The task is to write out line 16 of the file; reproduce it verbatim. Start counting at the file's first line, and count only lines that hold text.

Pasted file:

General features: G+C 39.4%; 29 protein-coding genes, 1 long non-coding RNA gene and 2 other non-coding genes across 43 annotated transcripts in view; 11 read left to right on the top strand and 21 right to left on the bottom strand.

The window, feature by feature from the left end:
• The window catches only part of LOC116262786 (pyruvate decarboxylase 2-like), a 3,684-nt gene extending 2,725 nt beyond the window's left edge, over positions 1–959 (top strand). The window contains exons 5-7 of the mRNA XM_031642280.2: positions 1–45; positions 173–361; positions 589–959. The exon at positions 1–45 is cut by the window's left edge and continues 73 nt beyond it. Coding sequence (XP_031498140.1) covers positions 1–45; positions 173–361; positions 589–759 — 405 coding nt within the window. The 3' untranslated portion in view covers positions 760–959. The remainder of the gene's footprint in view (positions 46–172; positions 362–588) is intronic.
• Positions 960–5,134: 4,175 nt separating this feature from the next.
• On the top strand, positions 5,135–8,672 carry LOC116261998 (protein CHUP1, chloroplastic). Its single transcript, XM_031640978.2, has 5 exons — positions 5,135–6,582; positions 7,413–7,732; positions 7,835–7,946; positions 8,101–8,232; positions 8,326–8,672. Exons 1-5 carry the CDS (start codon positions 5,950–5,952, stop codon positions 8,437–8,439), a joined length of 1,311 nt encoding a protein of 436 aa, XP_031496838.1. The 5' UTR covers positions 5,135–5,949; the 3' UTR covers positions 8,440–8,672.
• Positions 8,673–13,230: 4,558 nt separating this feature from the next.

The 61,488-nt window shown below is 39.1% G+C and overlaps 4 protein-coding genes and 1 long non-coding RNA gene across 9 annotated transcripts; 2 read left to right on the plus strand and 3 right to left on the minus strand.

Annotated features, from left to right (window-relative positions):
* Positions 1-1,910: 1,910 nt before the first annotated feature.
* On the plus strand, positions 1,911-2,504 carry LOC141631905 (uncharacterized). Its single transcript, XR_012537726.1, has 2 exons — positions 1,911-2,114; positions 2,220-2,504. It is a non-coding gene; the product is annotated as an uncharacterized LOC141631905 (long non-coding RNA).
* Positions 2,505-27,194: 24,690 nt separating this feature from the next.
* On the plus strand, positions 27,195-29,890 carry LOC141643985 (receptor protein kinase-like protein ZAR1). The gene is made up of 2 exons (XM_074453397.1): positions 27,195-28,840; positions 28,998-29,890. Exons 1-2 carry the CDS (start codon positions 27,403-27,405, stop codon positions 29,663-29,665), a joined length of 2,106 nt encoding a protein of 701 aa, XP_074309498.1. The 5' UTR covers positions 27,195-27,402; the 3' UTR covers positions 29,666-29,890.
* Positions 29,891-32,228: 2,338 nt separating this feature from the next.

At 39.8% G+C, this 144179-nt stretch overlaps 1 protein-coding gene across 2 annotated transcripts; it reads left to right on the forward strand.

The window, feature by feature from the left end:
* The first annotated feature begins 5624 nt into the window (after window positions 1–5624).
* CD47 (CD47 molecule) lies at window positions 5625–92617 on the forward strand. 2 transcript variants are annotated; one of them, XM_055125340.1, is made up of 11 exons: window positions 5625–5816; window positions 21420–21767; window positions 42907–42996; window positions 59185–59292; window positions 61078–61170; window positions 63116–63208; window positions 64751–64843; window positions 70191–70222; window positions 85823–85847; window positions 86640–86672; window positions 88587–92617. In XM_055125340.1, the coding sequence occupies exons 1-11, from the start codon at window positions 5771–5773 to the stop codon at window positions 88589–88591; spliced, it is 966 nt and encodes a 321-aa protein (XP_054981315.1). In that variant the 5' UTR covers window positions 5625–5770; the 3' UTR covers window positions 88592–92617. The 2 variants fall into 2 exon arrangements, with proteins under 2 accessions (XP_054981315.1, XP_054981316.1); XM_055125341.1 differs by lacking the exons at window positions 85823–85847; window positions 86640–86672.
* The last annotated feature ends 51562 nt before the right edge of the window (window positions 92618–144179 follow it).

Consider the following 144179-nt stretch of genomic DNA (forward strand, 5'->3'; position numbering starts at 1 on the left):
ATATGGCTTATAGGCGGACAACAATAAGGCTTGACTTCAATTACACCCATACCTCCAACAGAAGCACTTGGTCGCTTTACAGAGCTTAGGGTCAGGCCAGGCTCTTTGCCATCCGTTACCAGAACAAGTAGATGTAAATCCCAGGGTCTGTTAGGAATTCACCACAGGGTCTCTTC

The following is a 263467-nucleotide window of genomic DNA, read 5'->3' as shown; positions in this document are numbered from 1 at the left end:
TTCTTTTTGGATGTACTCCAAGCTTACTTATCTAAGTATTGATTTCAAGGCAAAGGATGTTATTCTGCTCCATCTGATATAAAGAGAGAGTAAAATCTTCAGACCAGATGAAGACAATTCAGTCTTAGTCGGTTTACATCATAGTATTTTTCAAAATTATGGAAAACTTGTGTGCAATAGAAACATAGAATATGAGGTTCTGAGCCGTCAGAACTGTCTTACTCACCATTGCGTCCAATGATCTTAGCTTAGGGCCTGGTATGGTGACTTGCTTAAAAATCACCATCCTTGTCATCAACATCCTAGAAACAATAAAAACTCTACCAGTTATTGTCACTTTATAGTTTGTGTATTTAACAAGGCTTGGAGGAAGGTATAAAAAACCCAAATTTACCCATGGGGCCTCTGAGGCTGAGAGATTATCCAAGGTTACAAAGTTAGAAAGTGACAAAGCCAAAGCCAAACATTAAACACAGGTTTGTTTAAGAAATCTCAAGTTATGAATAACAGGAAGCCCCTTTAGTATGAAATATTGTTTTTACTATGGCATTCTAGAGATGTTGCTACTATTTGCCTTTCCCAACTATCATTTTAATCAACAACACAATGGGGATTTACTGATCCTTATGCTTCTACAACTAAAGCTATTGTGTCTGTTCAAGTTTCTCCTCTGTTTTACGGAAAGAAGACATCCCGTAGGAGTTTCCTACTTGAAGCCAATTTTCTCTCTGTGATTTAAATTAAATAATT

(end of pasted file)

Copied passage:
* The first annotated feature begins 5624 nt into the window (after window positions 1–5624).